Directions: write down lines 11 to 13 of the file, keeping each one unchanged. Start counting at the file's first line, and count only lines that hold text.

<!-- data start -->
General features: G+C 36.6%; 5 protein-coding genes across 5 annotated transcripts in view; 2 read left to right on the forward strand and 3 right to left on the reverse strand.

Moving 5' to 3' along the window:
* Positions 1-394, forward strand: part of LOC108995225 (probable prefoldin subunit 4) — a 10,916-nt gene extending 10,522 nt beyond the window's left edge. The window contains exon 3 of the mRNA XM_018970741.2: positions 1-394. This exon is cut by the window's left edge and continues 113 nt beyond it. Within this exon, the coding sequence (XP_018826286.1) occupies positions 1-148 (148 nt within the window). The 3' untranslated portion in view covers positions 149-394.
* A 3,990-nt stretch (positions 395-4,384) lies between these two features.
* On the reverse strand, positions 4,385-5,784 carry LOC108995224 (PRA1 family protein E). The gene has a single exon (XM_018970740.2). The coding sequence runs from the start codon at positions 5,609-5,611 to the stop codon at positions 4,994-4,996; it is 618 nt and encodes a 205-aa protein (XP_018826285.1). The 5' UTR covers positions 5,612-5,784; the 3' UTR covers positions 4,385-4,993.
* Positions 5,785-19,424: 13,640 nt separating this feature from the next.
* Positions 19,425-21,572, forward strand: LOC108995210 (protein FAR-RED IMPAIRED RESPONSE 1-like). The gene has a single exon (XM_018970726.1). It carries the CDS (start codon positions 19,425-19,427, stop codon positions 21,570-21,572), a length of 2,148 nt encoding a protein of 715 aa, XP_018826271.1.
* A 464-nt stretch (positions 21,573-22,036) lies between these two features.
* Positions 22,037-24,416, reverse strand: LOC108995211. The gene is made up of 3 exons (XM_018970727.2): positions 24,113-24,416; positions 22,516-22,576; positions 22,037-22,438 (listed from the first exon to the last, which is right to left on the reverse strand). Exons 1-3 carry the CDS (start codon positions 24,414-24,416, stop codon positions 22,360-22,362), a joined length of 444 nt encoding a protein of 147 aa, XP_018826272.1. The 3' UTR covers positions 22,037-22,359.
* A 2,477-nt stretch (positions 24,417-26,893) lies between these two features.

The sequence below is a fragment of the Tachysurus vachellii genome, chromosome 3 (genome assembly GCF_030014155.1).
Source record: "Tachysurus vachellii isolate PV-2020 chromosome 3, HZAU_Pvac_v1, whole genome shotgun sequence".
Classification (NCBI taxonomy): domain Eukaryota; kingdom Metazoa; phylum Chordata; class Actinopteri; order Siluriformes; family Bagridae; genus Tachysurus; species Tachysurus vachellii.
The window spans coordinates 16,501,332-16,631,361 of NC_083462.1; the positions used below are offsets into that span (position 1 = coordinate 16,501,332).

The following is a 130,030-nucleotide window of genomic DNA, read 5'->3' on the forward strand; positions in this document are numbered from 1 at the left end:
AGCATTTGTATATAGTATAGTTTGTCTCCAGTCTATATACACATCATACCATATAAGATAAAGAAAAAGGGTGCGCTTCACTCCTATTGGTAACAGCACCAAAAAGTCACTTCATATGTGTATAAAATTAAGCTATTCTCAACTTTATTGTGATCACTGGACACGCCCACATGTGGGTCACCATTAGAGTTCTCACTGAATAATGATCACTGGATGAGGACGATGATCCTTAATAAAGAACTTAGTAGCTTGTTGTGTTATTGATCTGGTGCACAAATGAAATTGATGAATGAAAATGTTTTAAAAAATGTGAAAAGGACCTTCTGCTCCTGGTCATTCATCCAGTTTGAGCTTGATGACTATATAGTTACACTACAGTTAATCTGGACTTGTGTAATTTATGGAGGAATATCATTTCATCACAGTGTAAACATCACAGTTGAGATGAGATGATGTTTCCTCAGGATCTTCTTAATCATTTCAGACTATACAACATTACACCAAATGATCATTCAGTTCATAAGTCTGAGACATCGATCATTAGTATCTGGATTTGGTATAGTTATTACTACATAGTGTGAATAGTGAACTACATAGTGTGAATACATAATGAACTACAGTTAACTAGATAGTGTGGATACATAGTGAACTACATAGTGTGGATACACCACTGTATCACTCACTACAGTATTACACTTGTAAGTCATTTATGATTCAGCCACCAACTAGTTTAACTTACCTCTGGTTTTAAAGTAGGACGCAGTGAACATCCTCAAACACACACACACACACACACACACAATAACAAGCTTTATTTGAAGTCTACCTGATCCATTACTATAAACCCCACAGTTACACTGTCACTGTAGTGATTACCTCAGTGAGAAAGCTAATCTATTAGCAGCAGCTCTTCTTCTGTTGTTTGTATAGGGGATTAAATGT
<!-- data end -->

The sequence below is a fragment of the Tachysurus vachellii genome, chromosome 3 (genome assembly GCF_030014155.1).
Source record: "Tachysurus vachellii isolate PV-2020 chromosome 3, HZAU_Pvac_v1, whole genome shotgun sequence".
Classification (NCBI taxonomy): domain Eukaryota; kingdom Metazoa; phylum Chordata; class Actinopteri; order Siluriformes; family Bagridae; genus Tachysurus; species Tachysurus vachellii.